Bruce to say the Calf of a Rhinos is cute is an understatement. At my visit I saw them running and so playful, which pleasantly surprised me. Thank you for highlighting such a spectacular animal

Bruce, I agree that the Rhinos are amazing to photograph. Too bad the Asian countries think that horn is an aphrodisiac, they can sell the horns, but the natives don’t make much on them – they sell for hundreds of thousands of dollars on the black market. I hope they survive. I have seen a lot at Londolozi.

Great to see a Rhino that hasn’t been darted and had the characteristic identity notches clipped out of their ears

Thanks for all the rhino info, Bruce! Nice photos as well, especially the mom and calf images!

We spent many hours in Londolozi over the years. Leopards, Lions, but my favorite, Rhinos. Our walls are graced with the rhinos of Londolozi that bring back awesome memories, thank you🥰🦏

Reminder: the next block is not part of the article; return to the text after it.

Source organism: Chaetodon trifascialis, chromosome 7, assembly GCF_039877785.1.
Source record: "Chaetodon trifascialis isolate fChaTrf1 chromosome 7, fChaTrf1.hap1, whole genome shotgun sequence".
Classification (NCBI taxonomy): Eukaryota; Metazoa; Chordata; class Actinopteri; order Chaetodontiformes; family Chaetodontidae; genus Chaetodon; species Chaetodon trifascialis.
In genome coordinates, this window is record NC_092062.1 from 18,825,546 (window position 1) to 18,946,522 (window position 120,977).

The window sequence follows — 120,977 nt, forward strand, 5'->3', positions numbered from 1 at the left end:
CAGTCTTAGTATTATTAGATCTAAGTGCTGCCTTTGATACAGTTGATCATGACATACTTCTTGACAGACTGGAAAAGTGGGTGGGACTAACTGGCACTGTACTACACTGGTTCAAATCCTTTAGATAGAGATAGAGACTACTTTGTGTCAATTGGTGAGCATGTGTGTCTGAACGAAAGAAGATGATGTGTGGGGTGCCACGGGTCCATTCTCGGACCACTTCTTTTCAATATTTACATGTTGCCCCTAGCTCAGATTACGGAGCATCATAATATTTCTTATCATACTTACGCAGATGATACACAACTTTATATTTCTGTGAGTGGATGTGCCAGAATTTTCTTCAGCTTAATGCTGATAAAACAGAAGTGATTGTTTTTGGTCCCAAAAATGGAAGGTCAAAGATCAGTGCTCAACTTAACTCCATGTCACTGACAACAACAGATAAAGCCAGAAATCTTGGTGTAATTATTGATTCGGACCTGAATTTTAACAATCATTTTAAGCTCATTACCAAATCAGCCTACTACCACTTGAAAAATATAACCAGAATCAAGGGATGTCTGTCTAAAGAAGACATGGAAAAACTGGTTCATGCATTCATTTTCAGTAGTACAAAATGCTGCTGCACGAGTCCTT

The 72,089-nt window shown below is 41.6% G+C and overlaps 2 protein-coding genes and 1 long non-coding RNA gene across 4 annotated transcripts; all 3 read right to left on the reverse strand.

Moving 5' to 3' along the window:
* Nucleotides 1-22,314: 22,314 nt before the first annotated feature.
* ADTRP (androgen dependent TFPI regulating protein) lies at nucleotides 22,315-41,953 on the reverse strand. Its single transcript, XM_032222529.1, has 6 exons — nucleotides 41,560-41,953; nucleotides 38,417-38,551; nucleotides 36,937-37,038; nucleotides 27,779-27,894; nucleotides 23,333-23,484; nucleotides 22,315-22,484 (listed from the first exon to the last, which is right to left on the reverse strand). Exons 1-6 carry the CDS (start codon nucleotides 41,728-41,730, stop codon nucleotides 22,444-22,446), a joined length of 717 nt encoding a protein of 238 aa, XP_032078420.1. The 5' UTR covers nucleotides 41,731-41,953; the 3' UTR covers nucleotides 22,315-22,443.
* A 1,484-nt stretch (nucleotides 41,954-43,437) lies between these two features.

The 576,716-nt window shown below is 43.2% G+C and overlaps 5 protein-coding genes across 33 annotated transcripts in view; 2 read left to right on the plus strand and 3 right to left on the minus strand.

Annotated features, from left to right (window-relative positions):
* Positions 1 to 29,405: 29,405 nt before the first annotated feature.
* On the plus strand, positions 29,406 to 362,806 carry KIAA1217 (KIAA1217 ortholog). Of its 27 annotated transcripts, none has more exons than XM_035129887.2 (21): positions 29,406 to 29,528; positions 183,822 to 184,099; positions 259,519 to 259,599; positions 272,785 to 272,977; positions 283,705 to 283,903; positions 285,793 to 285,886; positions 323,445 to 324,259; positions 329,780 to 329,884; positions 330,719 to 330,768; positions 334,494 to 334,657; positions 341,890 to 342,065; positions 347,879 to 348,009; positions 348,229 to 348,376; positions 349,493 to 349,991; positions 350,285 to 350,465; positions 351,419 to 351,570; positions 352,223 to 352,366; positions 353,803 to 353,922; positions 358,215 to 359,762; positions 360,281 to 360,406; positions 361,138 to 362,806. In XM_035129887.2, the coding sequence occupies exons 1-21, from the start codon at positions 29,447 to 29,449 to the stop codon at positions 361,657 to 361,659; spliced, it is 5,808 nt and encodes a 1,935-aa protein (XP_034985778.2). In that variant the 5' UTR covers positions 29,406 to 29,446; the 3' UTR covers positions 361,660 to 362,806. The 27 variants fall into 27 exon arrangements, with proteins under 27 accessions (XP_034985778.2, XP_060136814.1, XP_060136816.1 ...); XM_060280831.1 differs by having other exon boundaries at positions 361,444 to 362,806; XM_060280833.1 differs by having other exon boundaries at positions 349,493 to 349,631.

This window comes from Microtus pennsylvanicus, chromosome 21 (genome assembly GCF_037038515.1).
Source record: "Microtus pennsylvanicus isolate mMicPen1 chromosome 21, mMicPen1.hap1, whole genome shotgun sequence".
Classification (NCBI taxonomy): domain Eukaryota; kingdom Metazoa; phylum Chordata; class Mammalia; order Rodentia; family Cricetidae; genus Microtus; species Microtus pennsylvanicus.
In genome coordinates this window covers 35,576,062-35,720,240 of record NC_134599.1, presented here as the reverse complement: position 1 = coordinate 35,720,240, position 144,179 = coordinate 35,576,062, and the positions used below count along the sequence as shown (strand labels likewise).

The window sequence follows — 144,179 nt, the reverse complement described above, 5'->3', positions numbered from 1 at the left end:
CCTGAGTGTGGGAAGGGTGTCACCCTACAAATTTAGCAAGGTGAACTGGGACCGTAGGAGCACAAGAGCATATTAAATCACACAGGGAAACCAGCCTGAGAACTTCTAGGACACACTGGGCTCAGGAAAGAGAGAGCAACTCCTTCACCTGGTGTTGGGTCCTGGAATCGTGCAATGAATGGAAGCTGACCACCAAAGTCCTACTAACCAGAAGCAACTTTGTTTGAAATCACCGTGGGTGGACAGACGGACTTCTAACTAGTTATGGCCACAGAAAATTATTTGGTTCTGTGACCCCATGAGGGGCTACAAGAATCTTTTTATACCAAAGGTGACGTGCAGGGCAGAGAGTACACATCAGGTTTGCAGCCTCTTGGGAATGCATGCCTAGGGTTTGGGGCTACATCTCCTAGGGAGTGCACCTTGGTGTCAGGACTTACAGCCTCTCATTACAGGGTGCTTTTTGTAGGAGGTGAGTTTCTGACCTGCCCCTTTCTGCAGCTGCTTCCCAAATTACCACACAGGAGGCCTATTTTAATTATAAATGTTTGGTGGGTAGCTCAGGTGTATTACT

A nice, simple overview of these wonderful creatures who should be left alone to be admired and photographed.

Many thanks Bruce for the informative blog with lovely images. I also GREATLY appreciate your thoughtfulness in including measurements into inches, pounds, feet etc. for us. This way we have a fuller understanding and appreciation of the info shared! Thanks!

Such an interesting blog Bruce on an amazing animal. They do seem the most prehistoric of all mammals, especially the Asian species that has what looks like body plates. Your photos are fantastic- especially the reflection. Hopefully the anti poaching measures throughout Africa will continue to save more rhinos!!

I was recently lucky enough to visit Etosha for three days and in that time my family and I had some truly incredible black rhino sightings! Like you said, they really are sensational.

The Okakuejo waterhole in particular is an amazing place to view them!

It’s always great to see rhino in the bush, both Black and White Rhino. My favourite is when the young rhinos give themselves a fright for what appears to be no apparent reason!